This project created a logjam habitat feature to stabilize approximately 800 feet of eroding left bank on the Lower Wenatchee River. THe large wood was placed above top of bank and will likely interact with the river once the bank erodes. This project will restore large wood to this portion of the Wenatchee river channel. The large wood will provide complexity and improve fish habitat in addition to stabilizing the eroding bank.
This fish habitat enhancement project recreates habitat that is below historical and potential conditions. A total of 7 logjams were constructed in areas that would naturally accumulate wood, channel migration rates will be slowed while improving fish habitat. Large woody debris (LWD) was partially buried in adjacent banks and it extends out into the active channel. Buried vertical snags are associated with each logjam site to provide stability and increase wood recruitment.
A Reach Assessment (RA) of the Lower White Pine Reach (LWP) of Nason Creek, Chelan County, WA was completed in 2009 by the USBR. The RA examines the condition of fluvial geomorphic processes and the effect on salmonid habitat, and identifies priority restoration strategies and areas. The effort presented in this document builds on the work completed in the RA by identifying more specific project opportunities within portions of the reach.
The Yakama Nation Upper Columbia Habitat Restoration Program has completed an assessment of site conditions and potential restoration projects in the Upper Wenatchee river. This assessment evaluates aquatic habitat and watershed process conditions in order to identify habitat restoration strategies. For more information, see the report and appendices attached.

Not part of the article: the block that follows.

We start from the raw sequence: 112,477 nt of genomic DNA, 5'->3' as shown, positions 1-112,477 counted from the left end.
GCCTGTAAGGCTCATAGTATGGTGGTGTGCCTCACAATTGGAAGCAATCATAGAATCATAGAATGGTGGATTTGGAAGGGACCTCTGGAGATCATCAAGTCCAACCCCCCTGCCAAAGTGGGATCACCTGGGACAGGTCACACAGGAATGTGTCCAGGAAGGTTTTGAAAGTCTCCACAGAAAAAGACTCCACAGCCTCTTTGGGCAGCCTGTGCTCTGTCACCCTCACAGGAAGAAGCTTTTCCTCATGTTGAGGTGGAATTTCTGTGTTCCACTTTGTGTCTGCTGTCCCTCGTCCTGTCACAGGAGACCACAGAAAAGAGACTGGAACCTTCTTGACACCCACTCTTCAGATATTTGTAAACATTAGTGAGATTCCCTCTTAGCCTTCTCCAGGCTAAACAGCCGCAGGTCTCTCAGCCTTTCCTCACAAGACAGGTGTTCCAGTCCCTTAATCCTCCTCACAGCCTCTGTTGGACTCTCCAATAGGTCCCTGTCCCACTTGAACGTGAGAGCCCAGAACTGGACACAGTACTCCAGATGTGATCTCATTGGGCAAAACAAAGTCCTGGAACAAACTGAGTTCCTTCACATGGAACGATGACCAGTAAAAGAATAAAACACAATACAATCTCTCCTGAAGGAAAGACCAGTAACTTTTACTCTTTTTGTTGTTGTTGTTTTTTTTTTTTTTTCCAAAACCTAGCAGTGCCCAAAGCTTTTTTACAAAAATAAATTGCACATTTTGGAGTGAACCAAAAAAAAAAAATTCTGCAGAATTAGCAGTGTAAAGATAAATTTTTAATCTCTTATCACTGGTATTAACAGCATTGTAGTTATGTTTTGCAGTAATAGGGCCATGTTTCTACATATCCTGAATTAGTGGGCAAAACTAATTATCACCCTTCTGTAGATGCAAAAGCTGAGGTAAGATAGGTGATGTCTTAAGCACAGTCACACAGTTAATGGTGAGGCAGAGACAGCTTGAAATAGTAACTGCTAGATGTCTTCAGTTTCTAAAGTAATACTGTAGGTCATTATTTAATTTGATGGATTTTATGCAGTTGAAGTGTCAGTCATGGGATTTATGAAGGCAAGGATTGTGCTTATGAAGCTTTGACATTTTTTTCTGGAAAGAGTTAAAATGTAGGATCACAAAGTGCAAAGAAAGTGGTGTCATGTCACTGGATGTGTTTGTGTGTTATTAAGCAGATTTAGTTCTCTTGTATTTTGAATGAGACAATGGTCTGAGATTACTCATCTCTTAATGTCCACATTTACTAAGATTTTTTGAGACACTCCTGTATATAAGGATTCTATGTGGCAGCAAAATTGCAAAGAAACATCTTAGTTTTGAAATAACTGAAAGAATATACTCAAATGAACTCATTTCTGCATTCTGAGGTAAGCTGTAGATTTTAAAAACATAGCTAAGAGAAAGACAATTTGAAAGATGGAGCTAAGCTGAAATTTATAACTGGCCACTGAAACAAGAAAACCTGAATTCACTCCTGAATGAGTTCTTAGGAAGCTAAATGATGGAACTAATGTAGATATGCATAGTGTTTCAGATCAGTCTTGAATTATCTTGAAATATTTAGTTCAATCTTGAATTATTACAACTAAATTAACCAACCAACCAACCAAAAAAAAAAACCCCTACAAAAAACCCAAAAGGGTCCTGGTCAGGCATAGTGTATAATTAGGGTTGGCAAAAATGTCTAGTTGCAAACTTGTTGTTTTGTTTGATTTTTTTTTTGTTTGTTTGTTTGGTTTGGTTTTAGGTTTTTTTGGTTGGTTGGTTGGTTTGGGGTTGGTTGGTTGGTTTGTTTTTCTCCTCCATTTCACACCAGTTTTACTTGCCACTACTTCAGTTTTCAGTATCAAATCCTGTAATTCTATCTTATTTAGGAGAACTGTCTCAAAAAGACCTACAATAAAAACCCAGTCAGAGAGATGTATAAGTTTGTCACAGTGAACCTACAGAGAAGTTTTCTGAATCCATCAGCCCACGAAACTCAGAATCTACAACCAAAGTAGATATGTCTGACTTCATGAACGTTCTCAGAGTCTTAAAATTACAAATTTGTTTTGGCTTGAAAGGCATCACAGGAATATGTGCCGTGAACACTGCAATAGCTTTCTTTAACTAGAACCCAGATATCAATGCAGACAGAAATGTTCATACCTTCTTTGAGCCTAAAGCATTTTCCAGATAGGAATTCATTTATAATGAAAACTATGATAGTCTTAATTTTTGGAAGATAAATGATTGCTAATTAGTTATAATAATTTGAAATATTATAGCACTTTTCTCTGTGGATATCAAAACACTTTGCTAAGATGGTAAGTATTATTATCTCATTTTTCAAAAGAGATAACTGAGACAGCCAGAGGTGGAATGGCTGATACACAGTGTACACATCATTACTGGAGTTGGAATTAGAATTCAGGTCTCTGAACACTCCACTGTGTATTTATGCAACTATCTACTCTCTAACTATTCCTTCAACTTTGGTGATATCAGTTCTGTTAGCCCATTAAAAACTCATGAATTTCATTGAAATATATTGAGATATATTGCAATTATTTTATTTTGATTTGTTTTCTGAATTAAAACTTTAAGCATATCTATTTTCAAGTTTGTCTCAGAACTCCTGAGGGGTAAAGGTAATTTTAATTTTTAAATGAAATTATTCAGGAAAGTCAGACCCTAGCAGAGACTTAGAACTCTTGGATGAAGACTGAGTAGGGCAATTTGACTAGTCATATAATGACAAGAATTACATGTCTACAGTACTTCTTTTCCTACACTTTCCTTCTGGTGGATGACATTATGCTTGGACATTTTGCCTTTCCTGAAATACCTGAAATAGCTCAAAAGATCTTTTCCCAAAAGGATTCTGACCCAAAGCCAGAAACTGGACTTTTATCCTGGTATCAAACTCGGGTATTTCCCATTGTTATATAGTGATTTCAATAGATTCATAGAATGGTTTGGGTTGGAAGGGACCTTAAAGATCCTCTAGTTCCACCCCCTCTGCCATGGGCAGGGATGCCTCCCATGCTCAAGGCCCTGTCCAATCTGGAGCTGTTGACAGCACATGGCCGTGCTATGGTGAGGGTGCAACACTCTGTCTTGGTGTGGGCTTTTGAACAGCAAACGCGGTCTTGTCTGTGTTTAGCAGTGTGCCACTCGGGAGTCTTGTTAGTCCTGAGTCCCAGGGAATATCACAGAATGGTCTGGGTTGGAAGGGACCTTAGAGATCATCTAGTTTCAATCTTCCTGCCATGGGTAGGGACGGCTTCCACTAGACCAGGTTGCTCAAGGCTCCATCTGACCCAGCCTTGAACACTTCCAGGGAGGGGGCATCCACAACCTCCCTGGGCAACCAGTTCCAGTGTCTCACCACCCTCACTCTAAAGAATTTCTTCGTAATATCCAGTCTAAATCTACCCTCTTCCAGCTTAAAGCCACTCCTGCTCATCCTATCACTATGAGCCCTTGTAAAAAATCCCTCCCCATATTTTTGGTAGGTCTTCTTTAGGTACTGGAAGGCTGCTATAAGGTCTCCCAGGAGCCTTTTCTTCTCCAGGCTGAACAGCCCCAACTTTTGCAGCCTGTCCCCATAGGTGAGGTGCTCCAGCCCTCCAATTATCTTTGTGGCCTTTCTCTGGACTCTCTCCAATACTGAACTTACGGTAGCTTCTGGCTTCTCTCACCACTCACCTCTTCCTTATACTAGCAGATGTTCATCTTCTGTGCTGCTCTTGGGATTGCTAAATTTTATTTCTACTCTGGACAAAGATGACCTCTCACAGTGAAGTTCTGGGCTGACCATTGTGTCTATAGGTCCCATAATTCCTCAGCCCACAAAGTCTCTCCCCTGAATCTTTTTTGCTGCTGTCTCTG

In 2009, the Yakama Nation procured field investigations and analyses for fish habitat project alternatives for Reach 3-D of the Entiat River. The 3-D Reach starts at River Mile (RM)24 and ends at RM 25. The 3-D reach has been listed as a priority reach by the Bureau of Reclamation's Priority Reach Assessment Analyses. The Regional Technical Team (RTT) selected priority reaches and drafted priority actions for implementing habitat actions on February 11, 2009 for the Stillwate
The Yakama Nation is a federally recognized Tribe, pursuant to the Treaty of 1855 (12 Stat. 951), with authority to manage, protect and restore treaty resources throughout the Pacific Northwest. The Columbia River is frequently referred to and honored as "the life blood of the Yakama Nation." Currently, the Columbia River is a polluted and life-threatening environment for salmon and other aquatic resources primarily because of industrial development.
Summer- and fall-run chinook were once abundant in the Yakima River Basin, but the runs were decimated as a result of historical land and water development and fisheries management practices. By 1970, the summer-run component was extirpated and the fall-run is maintained by hatchery production using out-of-basin broodstock.
Yakama Nation Fisheries (YNF) has been exploring sturgeon culture requirements by rearing small numbers of white sturgeon in tribal hatchery facilities since the 1990s. Fish were obtained from various sources, including the private Pelfrey sturgeon hatchery operating downstream from Bonneville Dam and mid-Columbia hatchery research by CRITFC and the USFWS.
The Yakama Nation is working to restore natural production of Pacific lamprey to a level that will provide robust species abundance, significant ecological contributions and meaningful harvest within the Yakama Nations Ceded Lands and in the Usual and Accustomed areas.
The 8 Mile Ranch Project (8 Mile Ranch) restores habitat and hydraulic refuge for fish rearing and holding within one reach of the Chewuch River. The work performed provides fish habitat, stream complexity and restores a functional riparian zone in an area currently without any vegetation.